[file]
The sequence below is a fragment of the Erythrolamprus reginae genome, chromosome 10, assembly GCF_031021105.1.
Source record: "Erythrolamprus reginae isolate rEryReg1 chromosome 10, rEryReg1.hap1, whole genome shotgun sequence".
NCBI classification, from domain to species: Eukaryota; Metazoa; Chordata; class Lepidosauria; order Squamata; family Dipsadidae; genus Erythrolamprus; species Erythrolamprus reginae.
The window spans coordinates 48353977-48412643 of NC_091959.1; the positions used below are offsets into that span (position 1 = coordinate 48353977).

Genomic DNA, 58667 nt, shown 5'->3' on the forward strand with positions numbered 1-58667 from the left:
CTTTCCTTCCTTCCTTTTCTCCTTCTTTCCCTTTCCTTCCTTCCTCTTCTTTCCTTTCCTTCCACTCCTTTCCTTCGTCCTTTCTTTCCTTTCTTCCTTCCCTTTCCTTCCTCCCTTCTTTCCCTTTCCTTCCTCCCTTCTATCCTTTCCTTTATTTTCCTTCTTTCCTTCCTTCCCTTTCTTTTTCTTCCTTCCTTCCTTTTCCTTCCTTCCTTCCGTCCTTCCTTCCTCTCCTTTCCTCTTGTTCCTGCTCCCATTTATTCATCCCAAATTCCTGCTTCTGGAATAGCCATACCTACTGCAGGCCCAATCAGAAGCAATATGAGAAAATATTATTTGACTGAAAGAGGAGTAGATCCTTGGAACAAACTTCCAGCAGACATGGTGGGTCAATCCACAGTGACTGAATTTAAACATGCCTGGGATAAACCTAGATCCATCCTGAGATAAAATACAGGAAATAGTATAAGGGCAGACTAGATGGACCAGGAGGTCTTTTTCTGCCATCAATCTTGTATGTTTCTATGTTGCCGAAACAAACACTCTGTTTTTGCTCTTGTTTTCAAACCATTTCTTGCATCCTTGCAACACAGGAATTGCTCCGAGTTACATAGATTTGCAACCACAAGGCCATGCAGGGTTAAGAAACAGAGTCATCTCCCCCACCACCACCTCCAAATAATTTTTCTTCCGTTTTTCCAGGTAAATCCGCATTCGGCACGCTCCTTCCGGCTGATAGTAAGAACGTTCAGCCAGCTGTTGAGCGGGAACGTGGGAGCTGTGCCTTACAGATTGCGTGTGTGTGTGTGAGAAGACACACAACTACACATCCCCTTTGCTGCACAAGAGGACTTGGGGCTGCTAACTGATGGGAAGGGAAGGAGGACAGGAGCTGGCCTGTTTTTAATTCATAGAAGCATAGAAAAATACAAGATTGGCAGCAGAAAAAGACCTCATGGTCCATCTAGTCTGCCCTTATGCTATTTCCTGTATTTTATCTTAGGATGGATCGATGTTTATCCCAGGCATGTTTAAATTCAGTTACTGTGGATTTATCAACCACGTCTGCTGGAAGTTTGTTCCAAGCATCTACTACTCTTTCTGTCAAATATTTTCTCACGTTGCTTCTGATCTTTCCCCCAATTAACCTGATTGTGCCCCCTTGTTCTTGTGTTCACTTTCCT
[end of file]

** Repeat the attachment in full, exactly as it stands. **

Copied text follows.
The sequence below is a fragment of the Erythrolamprus reginae genome, chromosome 10, assembly GCF_031021105.1.
Source record: "Erythrolamprus reginae isolate rEryReg1 chromosome 10, rEryReg1.hap1, whole genome shotgun sequence".
NCBI classification, from domain to species: Eukaryota; Metazoa; Chordata; class Lepidosauria; order Squamata; family Dipsadidae; genus Erythrolamprus; species Erythrolamprus reginae.
The window spans coordinates 48353977-48412643 of NC_091959.1; the positions used below are offsets into that span (position 1 = coordinate 48353977).

Genomic DNA, 58667 nt, shown 5'->3' on the forward strand with positions numbered 1-58667 from the left:
CTTTCCTTCCTTCCTTTTCTCCTTCTTTCCCTTTCCTTCCTTCCTCTTCTTTCCTTTCCTTCCACTCCTTTCCTTCGTCCTTTCTTTCCTTTCTTCCTTCCCTTTCCTTCCTCCCTTCTTTCCCTTTCCTTCCTCCCTTCTATCCTTTCCTTTATTTTCCTTCTTTCCTTCCTTCCCTTTCTTTTTCTTCCTTCCTTCCTTTTCCTTCCTTCCTTCCGTCCTTCCTTCCTCTCCTTTCCTCTTGTTCCTGCTCCCATTTATTCATCCCAAATTCCTGCTTCTGGAATAGCCATACCTACTGCAGGCCCAATCAGAAGCAATATGAGAAAATATTATTTGACTGAAAGAGGAGTAGATCCTTGGAACAAACTTCCAGCAGACATGGTGGGTCAATCCACAGTGACTGAATTTAAACATGCCTGGGATAAACCTAGATCCATCCTGAGATAAAATACAGGAAATAGTATAAGGGCAGACTAGATGGACCAGGAGGTCTTTTTCTGCCATCAATCTTGTATGTTTCTATGTTGCCGAAACAAACACTCTGTTTTTGCTCTTGTTTTCAAACCATTTCTTGCATCCTTGCAACACAGGAATTGCTCCGAGTTACATAGATTTGCAACCACAAGGCCATGCAGGGTTAAGAAACAGAGTCATCTCCCCCACCACCACCTCCAAATAATTTTTCTTCCGTTTTTCCAGGTAAATCCGCATTCGGCACGCTCCTTCCGGCTGATAGTAAGAACGTTCAGCCAGCTGTTGAGCGGGAACGTGGGAGCTGTGCCTTACAGATTGCGTGTGTGTGTGTGAGAAGACACACAACTACACATCCCCTTTGCTGCACAAGAGGACTTGGGGCTGCTAACTGATGGGAAGGGAAGGAGGACAGGAGCTGGCCTGTTTTTAATTCATAGAAGCATAGAAAAATACAAGATTGGCAGCAGAAAAAGACCTCATGGTCCATCTAGTCTGCCCTTATGCTATTTCCTGTATTTTATCTTAGGATGGATCGATGTTTATCCCAGGCATGTTTAAATTCAGTTACTGTGGATTTATCAACCACGTCTGCTGGAAGTTTGTTCCAAGCATCTACTACTCTTTCTGTCAAATATTTTCTCACGTTGCTTCTGATCTTTCCCCCAATTAACCTGATTGTGCCCCCTTGTTCTTGTGTTCACTTTCCT